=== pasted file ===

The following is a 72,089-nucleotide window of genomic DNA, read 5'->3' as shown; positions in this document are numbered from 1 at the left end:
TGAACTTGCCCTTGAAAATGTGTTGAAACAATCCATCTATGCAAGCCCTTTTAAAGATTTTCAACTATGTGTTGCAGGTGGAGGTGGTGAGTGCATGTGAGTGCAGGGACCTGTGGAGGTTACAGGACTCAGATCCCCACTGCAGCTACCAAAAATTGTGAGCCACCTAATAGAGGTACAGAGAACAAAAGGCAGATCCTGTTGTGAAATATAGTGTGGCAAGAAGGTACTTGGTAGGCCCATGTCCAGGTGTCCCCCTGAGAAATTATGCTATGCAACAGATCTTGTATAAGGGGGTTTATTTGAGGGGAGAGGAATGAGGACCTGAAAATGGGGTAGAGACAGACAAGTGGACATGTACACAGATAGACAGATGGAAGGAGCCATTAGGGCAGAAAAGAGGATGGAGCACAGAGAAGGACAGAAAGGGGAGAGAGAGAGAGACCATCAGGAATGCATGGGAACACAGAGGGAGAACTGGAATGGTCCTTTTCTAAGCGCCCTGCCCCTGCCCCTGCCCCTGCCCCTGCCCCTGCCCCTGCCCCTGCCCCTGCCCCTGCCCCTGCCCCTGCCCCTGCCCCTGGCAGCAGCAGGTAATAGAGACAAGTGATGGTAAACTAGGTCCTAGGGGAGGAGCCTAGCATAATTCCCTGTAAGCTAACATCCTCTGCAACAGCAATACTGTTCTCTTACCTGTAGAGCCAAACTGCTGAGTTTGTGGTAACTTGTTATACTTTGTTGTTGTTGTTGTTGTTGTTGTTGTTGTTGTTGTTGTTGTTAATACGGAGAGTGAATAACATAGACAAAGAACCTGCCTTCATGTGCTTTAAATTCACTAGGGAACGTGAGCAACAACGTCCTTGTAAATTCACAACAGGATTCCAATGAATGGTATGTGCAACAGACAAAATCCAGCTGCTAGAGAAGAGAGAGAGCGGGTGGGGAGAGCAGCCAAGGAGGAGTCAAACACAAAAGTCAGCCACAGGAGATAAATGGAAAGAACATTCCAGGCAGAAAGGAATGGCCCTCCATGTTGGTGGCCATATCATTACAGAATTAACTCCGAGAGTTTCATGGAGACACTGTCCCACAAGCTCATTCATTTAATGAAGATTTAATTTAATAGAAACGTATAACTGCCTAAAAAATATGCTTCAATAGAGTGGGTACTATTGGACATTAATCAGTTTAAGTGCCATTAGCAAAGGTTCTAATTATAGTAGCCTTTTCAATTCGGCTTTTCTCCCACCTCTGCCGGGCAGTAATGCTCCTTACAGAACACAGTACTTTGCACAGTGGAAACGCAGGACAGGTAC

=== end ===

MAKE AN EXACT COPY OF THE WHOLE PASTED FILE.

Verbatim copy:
The following is a 72,089-nucleotide window of genomic DNA, read 5'->3' as shown; positions in this document are numbered from 1 at the left end:
TGAACTTGCCCTTGAAAATGTGTTGAAACAATCCATCTATGCAAGCCCTTTTAAAGATTTTCAACTATGTGTTGCAGGTGGAGGTGGTGAGTGCATGTGAGTGCAGGGACCTGTGGAGGTTACAGGACTCAGATCCCCACTGCAGCTACCAAAAATTGTGAGCCACCTAATAGAGGTACAGAGAACAAAAGGCAGATCCTGTTGTGAAATATAGTGTGGCAAGAAGGTACTTGGTAGGCCCATGTCCAGGTGTCCCCCTGAGAAATTATGCTATGCAACAGATCTTGTATAAGGGGGTTTATTTGAGGGGAGAGGAATGAGGACCTGAAAATGGGGTAGAGACAGACAAGTGGACATGTACACAGATAGACAGATGGAAGGAGCCATTAGGGCAGAAAAGAGGATGGAGCACAGAGAAGGACAGAAAGGGGAGAGAGAGAGAGACCATCAGGAATGCATGGGAACACAGAGGGAGAACTGGAATGGTCCTTTTCTAAGCGCCCTGCCCCTGCCCCTGCCCCTGCCCCTGCCCCTGCCCCTGCCCCTGCCCCTGCCCCTGCCCCTGCCCCTGCCCCTGCCCCTGGCAGCAGCAGGTAATAGAGACAAGTGATGGTAAACTAGGTCCTAGGGGAGGAGCCTAGCATAATTCCCTGTAAGCTAACATCCTCTGCAACAGCAATACTGTTCTCTTACCTGTAGAGCCAAACTGCTGAGTTTGTGGTAACTTGTTATACTTTGTTGTTGTTGTTGTTGTTGTTGTTGTTGTTGTTGTTGTTGTTAATACGGAGAGTGAATAACATAGACAAAGAACCTGCCTTCATGTGCTTTAAATTCACTAGGGAACGTGAGCAACAACGTCCTTGTAAATTCACAACAGGATTCCAATGAATGGTATGTGCAACAGACAAAATCCAGCTGCTAGAGAAGAGAGAGAGCGGGTGGGGAGAGCAGCCAAGGAGGAGTCAAACACAAAAGTCAGCCACAGGAGATAAATGGAAAGAACATTCCAGGCAGAAAGGAATGGCCCTCCATGTTGGTGGCCATATCATTACAGAATTAACTCCGAGAGTTTCATGGAGACACTGTCCCACAAGCTCATTCATTTAATGAAGATTTAATTTAATAGAAACGTATAACTGCCTAAAAAATATGCTTCAATAGAGTGGGTACTATTGGACATTAATCAGTTTAAGTGCCATTAGCAAAGGTTCTAATTATAGTAGCCTTTTCAATTCGGCTTTTCTCCCACCTCTGCCGGGCAGTAATGCTCCTTACAGAACACAGTACTTTGCACAGTGGAAACGCAGGACAGGTAC